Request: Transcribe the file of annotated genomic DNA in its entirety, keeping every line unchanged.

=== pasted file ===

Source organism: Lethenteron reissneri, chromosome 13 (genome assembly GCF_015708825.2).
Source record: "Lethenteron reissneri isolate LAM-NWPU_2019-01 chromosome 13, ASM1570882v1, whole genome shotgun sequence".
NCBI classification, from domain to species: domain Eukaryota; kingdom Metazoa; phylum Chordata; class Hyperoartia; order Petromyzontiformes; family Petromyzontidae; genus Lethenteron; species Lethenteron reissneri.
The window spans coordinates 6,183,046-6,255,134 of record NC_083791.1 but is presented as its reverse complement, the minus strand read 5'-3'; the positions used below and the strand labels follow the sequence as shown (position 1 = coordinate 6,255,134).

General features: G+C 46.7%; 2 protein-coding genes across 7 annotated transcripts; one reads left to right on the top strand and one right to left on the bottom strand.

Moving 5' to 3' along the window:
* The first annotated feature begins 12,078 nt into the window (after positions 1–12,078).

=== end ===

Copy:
Source organism: Lethenteron reissneri, chromosome 13 (genome assembly GCF_015708825.2).
Source record: "Lethenteron reissneri isolate LAM-NWPU_2019-01 chromosome 13, ASM1570882v1, whole genome shotgun sequence".
NCBI classification, from domain to species: domain Eukaryota; kingdom Metazoa; phylum Chordata; class Hyperoartia; order Petromyzontiformes; family Petromyzontidae; genus Lethenteron; species Lethenteron reissneri.
The window spans coordinates 6,183,046-6,255,134 of record NC_083791.1 but is presented as its reverse complement, the minus strand read 5'-3'; the positions used below and the strand labels follow the sequence as shown (position 1 = coordinate 6,255,134).

General features: G+C 46.7%; 2 protein-coding genes across 7 annotated transcripts; one reads left to right on the top strand and one right to left on the bottom strand.

Moving 5' to 3' along the window:
* The first annotated feature begins 12,078 nt into the window (after positions 1–12,078).